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Brian van den Hurk, James Mok, Simon Sievert, Murray Watt, Nick Pengelly, Esther Watkins, Kate Heatley, Matt Scott, Candace Bagnall
Barbara Phillips, Derek Thompson, Hon Dr Jonathan Coleman
Since its inception in 2006 the National Depression Initiative’s advertising campaign has had a marked impact on the attitudes of New Zealanders towards the illness. Whilst this has translated to a steady increase in access to services such as GPs and the depression helpline, with one in seven New Zealanders experiencing depression at some point in their lives, there is still a lot of work to be done.
In 2010, the Ministry of Health (MOH) and DraftFCB sought to find a new way to get significantly more people to recognise the illness and take action about recovery. The answer was to use media to take the treatment to the people by creating an end-to-end pathway for people to find a way through depression that combined DRTV driving web traffic, traditional information site for high-level information, a relationship marketing-style programme for greater engagement using web, txt and email, technical and operational integration to the depression helpline for personal support, and referral pathways to GPs for escalation.
The results have been astonishing. In the first four months of the campaign going live, more than 150,000 Kiwis responded to the call and visited the site to assess their level of risk. 8,300 of them took the next step, signing up for The Journal to begin to learn the skills to guide their own recovery. Some found their journey too challenging to tackle alone and reached out, with 551 messages, to the personalised services for help. In addition, many GPs have reported patients discussing the programme during consultations.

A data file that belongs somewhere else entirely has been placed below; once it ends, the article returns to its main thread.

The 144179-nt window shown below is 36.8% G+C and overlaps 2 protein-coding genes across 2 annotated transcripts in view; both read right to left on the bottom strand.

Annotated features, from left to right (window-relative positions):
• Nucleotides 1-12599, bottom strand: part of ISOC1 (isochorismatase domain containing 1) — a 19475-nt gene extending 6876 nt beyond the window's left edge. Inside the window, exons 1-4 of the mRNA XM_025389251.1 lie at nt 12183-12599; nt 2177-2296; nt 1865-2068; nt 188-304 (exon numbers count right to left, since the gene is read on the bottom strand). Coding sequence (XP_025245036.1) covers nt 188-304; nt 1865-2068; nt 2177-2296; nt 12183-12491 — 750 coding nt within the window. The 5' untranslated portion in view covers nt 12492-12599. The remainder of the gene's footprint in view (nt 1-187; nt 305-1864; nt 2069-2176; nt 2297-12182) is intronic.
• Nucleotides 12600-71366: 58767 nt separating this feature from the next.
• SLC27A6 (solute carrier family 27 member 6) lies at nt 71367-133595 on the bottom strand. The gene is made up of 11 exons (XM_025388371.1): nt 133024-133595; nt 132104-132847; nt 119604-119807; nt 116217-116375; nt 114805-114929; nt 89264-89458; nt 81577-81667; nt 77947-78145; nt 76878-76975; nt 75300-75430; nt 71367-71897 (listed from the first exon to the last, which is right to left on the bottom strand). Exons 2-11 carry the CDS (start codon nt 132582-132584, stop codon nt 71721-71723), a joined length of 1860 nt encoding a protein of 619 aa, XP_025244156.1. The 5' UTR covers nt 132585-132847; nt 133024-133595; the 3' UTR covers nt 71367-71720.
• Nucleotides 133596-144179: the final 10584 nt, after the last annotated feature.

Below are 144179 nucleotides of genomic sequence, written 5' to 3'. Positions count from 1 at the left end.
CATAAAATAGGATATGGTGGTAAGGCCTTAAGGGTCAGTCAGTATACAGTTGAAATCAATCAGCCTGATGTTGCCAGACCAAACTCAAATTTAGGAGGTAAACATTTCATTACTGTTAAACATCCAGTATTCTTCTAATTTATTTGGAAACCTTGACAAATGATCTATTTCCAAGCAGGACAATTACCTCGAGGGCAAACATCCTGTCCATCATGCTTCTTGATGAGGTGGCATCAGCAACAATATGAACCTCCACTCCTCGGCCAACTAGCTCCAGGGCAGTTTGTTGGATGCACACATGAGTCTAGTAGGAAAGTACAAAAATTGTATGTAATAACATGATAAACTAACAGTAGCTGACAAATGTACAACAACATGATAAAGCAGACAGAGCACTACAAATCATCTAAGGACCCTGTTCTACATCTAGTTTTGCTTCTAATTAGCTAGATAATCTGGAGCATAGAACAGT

To give some sense of the magnitude of this response, it should be remembered that approximately 2,000 people would normally visit their doctor for depression in the same period.
The strategy has tapped a latent market for options built on self-empowerment and respect. By integrating all activity into a singular process the ongoing popularity of the TV campaign has been converted into real action.
Depression is a leading preventable cause of death and disease, but despite this there is a reluctance to seek professional help. Clearly awareness is not a strong enough driver to get people to take action, so the promotion of self-help as a treatment option has been the key to success.
By creating an entirely new class of mental health service and applying best-of-breed relationship marketing techniques to the process, not only did DraftFCB and MOH create an end-to-end pathway for people to find a way through depression, but the whole process was completely measureable. Instead of waiting for years to get results through the public health system, online analytics allowed agency and client to follow the progress in real time. This is believed to be the first time in the world an advertising campaign had been combined with online self-help therapy and a helpline counselling team to create a single, integrated social marketing programme.
Everything about this project turned the current paradigm of mental health on its head, challenging established practices and addressing risk management issues.